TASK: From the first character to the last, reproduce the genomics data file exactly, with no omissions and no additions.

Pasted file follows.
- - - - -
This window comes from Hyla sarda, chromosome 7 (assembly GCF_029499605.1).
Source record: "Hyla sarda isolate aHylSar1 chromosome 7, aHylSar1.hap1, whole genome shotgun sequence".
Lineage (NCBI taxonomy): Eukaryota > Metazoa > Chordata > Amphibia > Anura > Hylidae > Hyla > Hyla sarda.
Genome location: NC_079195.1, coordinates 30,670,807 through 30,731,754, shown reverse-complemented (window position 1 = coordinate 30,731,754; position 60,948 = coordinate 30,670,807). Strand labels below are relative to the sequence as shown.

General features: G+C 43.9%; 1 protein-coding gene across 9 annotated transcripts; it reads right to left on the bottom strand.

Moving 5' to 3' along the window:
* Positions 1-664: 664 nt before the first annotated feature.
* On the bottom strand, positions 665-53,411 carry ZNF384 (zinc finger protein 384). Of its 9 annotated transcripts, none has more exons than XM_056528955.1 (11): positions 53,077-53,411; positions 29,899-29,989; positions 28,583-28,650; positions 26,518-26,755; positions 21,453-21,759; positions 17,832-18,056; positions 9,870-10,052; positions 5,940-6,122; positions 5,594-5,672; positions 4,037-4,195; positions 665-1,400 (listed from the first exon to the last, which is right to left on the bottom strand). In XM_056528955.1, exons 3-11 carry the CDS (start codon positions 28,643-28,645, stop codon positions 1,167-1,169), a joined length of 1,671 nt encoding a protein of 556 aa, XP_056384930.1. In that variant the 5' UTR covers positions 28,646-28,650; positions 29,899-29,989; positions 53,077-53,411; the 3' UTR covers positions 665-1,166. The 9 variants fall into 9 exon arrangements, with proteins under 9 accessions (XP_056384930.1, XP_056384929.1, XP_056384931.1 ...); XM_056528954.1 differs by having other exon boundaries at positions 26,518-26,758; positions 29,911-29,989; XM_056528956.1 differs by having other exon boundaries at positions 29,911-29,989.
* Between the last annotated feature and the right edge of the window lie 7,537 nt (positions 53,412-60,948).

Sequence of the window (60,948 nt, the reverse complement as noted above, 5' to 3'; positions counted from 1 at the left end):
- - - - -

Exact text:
This window comes from Hyla sarda, chromosome 7 (assembly GCF_029499605.1).
Source record: "Hyla sarda isolate aHylSar1 chromosome 7, aHylSar1.hap1, whole genome shotgun sequence".
Lineage (NCBI taxonomy): Eukaryota > Metazoa > Chordata > Amphibia > Anura > Hylidae > Hyla > Hyla sarda.
Genome location: NC_079195.1, coordinates 30,670,807 through 30,731,754, shown reverse-complemented (window position 1 = coordinate 30,731,754; position 60,948 = coordinate 30,670,807). Strand labels below are relative to the sequence as shown.

General features: G+C 43.9%; 1 protein-coding gene across 9 annotated transcripts; it reads right to left on the bottom strand.

Moving 5' to 3' along the window:
* Positions 1-664: 664 nt before the first annotated feature.
* On the bottom strand, positions 665-53,411 carry ZNF384 (zinc finger protein 384). Of its 9 annotated transcripts, none has more exons than XM_056528955.1 (11): positions 53,077-53,411; positions 29,899-29,989; positions 28,583-28,650; positions 26,518-26,755; positions 21,453-21,759; positions 17,832-18,056; positions 9,870-10,052; positions 5,940-6,122; positions 5,594-5,672; positions 4,037-4,195; positions 665-1,400 (listed from the first exon to the last, which is right to left on the bottom strand). In XM_056528955.1, exons 3-11 carry the CDS (start codon positions 28,643-28,645, stop codon positions 1,167-1,169), a joined length of 1,671 nt encoding a protein of 556 aa, XP_056384930.1. In that variant the 5' UTR covers positions 28,646-28,650; positions 29,899-29,989; positions 53,077-53,411; the 3' UTR covers positions 665-1,166. The 9 variants fall into 9 exon arrangements, with proteins under 9 accessions (XP_056384930.1, XP_056384929.1, XP_056384931.1 ...); XM_056528954.1 differs by having other exon boundaries at positions 26,518-26,758; positions 29,911-29,989; XM_056528956.1 differs by having other exon boundaries at positions 29,911-29,989.
* Between the last annotated feature and the right edge of the window lie 7,537 nt (positions 53,412-60,948).

Sequence of the window (60,948 nt, the reverse complement as noted above, 5' to 3'; positions counted from 1 at the left end):